almost  absurd likings to one  person, and ap-
parently  equally absurd   dislikes to another,
although in my secret mind I can see a reason for
the dislike, it being to persons I should dislike
also, if I were a bee. I found they liked blond
people better than dark; plump people better than
the thin and scragged, and I think old broadcloth
and old black silk were distasteful to them.
  It has been doubted if bees have a keen sense of
smell!  This is a foul aspersion, as all fine organ-
izations have excellent noses, and the bee in par-
ticular. If, as is sometimes the case, a demoralized
community  feed upon  poison-ash, deadly laurel,
nightshade or hellebore, the reason is to be found
in some painful experience, which has turned them
aside from the wholesome  herbs native to their
    And as the dove to fair Palmyra flying,
       From where her native founts of Antioch beam,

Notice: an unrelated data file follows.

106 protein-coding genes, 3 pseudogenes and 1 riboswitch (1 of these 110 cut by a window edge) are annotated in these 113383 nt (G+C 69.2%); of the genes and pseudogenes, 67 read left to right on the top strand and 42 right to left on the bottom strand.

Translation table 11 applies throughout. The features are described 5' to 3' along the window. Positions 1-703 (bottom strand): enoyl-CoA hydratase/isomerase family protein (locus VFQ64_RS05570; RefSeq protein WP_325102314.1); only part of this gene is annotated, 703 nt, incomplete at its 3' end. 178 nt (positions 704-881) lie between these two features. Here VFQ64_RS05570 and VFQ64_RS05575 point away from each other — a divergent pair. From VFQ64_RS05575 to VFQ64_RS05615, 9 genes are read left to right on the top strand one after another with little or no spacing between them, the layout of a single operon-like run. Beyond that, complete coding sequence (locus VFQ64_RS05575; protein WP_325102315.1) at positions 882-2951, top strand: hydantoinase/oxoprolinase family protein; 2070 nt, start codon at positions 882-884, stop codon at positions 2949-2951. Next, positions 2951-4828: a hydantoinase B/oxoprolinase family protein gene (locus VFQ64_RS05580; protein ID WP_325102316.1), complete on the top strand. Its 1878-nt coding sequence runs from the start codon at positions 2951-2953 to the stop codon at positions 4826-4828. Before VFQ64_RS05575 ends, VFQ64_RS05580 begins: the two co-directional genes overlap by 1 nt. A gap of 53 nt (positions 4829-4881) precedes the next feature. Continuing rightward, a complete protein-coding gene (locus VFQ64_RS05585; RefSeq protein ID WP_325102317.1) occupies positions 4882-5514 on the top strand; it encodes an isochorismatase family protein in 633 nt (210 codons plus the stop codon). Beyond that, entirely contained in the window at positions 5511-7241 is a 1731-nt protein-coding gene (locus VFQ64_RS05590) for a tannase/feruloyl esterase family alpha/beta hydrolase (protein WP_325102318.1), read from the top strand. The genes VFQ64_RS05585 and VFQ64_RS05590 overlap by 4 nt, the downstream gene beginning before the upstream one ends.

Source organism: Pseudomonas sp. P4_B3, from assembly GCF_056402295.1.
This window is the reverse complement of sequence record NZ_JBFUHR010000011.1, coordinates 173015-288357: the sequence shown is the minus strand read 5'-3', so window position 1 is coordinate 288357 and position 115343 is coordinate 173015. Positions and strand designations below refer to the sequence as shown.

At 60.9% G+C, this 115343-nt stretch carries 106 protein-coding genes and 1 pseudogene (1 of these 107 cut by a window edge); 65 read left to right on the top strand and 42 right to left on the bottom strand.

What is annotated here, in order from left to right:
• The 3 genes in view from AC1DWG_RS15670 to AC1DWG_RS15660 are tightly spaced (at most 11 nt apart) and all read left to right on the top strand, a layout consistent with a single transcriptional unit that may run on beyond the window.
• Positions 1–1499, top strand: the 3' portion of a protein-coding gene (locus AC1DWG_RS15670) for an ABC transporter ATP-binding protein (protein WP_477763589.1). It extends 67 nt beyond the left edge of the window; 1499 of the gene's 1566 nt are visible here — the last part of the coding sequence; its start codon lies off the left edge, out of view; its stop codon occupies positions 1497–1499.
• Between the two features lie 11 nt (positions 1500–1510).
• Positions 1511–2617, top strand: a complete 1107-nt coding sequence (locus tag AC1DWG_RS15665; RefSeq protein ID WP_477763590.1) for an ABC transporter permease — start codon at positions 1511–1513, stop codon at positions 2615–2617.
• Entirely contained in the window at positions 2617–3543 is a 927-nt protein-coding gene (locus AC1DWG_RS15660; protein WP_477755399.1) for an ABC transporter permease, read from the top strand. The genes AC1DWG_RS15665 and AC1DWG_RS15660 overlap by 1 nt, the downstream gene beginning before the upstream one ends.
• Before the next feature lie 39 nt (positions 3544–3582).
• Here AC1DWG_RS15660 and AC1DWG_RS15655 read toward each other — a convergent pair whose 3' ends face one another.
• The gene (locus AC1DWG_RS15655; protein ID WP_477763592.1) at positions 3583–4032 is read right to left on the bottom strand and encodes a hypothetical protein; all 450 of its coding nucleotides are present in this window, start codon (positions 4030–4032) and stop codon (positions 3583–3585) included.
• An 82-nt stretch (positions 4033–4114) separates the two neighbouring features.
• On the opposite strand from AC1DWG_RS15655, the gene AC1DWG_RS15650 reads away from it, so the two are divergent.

Weary, exhausted, longing, panting, sighini,
       Lights sadly at the desert's bitter stream,
so these unhappy bees must have been overcome
by some fatal necessity, and absorbed that which
is foreign to their natures.
  It was pleasant to have these dainty adventurers
alight upon  my head  or hand,  bringing  their
nectarine aromas with them, and so proud of their
thighs loaded with pollen, or their breasts in their
cuirass of aromatic wax. They liked to have me
examine their little baskets, so deftly filled, upon
either thigh, and condole with them when  they
moved  heavily under the burden.
  There is one thing, which I have  never seen
stated, and which is an important point in their
history. The  bee is strictly temperate. I have
found my vagrant doves cured of their propensity
to stray by giving them crumbs of bread and sugar
mixed with brandy, but I believe alcohol in any
shape would have driven my bees away.
  Any  high liver, carrying about him a  latent
suspicion of wine, brandy  or whiskey, each  of

which were  evidently repugnant to my friends the
bees, no  sooner made   his appearance  in  the
garden, then whiz!-buz!   darted a bee at him,
who  gave the alarm to his neighbors, as much as
to say-  Here is something not nice, let us at
him!   And  they did at him, and we always had